Functional Studies on Genetic Variants of PTPN14

Sponsor: NIH National Heart, Lung, and Blood Institute

Location(s): United States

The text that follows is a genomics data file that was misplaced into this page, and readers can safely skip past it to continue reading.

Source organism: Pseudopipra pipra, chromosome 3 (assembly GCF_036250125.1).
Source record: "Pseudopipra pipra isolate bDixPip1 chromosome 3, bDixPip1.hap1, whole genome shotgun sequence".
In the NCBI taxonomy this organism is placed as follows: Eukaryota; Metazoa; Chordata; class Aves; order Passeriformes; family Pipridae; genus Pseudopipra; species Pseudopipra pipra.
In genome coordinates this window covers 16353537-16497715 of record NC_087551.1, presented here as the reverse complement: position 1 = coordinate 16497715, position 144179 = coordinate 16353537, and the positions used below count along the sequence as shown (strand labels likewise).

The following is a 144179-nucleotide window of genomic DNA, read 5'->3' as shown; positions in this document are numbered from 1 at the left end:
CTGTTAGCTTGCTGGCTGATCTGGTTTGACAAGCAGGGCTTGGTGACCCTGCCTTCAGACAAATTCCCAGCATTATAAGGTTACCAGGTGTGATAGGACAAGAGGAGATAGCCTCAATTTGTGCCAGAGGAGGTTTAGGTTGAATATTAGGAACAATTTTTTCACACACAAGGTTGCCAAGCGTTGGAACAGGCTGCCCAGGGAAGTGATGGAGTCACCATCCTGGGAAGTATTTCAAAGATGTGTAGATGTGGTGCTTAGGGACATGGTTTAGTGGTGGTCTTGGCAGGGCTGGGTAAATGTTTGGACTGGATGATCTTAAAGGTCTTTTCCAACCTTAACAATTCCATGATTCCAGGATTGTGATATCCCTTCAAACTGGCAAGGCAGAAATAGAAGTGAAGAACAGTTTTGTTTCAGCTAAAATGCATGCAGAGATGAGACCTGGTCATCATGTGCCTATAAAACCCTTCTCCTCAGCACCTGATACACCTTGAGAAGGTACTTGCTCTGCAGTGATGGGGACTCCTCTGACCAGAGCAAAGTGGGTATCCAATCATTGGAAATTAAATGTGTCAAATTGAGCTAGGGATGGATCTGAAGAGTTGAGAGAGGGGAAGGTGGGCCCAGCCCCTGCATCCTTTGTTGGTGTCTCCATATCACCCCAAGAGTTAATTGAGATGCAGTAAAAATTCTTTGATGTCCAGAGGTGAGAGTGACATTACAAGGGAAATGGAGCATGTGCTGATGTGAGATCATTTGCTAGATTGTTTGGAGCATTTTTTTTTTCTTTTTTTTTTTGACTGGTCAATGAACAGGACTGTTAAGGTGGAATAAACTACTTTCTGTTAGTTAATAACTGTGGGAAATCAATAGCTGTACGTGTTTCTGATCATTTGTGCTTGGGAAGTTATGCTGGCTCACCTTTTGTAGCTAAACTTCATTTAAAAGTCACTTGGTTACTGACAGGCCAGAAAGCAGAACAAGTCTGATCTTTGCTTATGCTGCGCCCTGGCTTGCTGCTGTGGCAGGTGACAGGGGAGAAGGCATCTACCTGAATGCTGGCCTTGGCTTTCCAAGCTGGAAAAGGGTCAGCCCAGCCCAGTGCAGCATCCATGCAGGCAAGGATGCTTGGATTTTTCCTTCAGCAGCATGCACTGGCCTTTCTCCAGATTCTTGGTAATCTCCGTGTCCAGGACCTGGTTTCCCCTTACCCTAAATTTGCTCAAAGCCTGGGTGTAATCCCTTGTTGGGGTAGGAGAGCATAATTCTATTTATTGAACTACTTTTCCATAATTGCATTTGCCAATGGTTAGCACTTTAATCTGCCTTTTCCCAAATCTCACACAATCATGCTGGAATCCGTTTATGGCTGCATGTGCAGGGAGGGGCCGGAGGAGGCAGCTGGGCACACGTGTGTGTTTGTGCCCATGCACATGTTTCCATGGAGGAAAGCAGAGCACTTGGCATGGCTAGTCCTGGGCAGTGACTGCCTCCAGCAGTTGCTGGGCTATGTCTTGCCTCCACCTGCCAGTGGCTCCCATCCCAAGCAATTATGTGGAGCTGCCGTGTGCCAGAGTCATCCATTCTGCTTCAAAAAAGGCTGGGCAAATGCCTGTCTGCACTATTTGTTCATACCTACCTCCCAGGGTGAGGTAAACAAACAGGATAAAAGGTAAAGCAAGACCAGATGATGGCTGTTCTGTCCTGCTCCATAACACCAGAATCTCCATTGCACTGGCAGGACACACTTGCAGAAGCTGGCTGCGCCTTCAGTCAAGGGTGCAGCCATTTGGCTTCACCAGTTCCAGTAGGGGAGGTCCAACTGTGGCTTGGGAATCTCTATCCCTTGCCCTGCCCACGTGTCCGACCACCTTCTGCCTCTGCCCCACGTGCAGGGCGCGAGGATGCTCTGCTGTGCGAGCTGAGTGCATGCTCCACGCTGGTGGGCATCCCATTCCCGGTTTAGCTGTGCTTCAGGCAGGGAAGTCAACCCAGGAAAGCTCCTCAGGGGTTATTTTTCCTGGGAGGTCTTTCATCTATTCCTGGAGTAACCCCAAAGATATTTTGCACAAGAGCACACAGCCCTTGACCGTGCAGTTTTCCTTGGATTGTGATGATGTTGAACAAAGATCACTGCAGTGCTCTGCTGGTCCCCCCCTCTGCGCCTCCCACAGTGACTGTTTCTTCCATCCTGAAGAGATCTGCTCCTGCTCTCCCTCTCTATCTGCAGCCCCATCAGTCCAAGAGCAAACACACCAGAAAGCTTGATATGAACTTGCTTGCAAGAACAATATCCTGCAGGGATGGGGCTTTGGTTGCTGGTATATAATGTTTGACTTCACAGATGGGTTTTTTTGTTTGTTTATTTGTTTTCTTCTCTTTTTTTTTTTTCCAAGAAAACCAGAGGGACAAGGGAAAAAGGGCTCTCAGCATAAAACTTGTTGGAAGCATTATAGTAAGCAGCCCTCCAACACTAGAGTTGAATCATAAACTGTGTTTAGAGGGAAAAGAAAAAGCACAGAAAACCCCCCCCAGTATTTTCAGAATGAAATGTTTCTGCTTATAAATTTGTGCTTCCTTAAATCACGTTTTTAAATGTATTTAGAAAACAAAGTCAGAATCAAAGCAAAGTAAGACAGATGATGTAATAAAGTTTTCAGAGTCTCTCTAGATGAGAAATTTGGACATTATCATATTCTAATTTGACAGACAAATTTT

Genes encoding components of the TGFbl signaling pathway including TGFB1 and TGFBRI are functionally polymorphic in humans, and carrier status of specific variants determines human cancer risk. However, TGFbl has pleiotropic activity on many different cell types, and can have both positive and negative effects on tumorigenesis, thus different human genetic association studies have often resulted in divergent conclusions. In a mouse model of skin tumorigenesis, it has been shown that tumor susceptibility associated with a hyperactive Tgfbl allele is dependent on genetic interaction of the Tgfbl gene with an unlinked variant skin tumor susceptibility locus, SktslS. Genetic linkage analysis of TGFbl knock out mice had previously independently identified the Skts15 region as a Tgfbl-interacting locus, TgfbmS. The overall goal of this project is to determine the biological and molecular mechanisms whereby Tgfbl and Skts15/Tgfbm3 interact to determine cancer susceptibility in mice, and to elucidate whether similar genetic interactions between TGFB1 and TGFBM3/SKTS15 alter cancer risk in humans. A panel of NIH mice, congenic for C57 (or spretus) at the Skts15/Tgfbm3 locus, will be used to validate and finely map Skts15/Tgfbm3 for identification of tumor susceptiblity genes, and to investigate the biological parameters that contribute to this altered tumor susceptibility. Parameters will include growth and apoptosis effects on the tumor cell and host tissues, inflammation, immune surveillance and tumor angiogenesis. A human genetic association study will be performed in a large case control study of women with breast cancer, focusing on genes within SKTS15/TGFBM3 and their potential interaction with TGFB1, and other key TGFbeta signaling components. The importance of TGFbl signaling to cancer progression and spread is reflected by the commencement of clinical trials of TGFb pathway inhibitors for treatment of metastatic cancers. Yet much still remains to be learnt about the precise biological and molecular pathways involved in TGFbl-mediated tumor progression; essential information to the refined development of these new drugs. The information gained from this project: a) Will add to knowledge on the biological and molecular pathways of TGFbl-mediated tumor progression, b) May contribute to screening tools for assessment of cancer risk in humans c) May provide new targets or indicate certain combinatorial targets for anti-cancer drug development d) May contribute to design of personalized medicines for anti-TGFbeta cancer therapies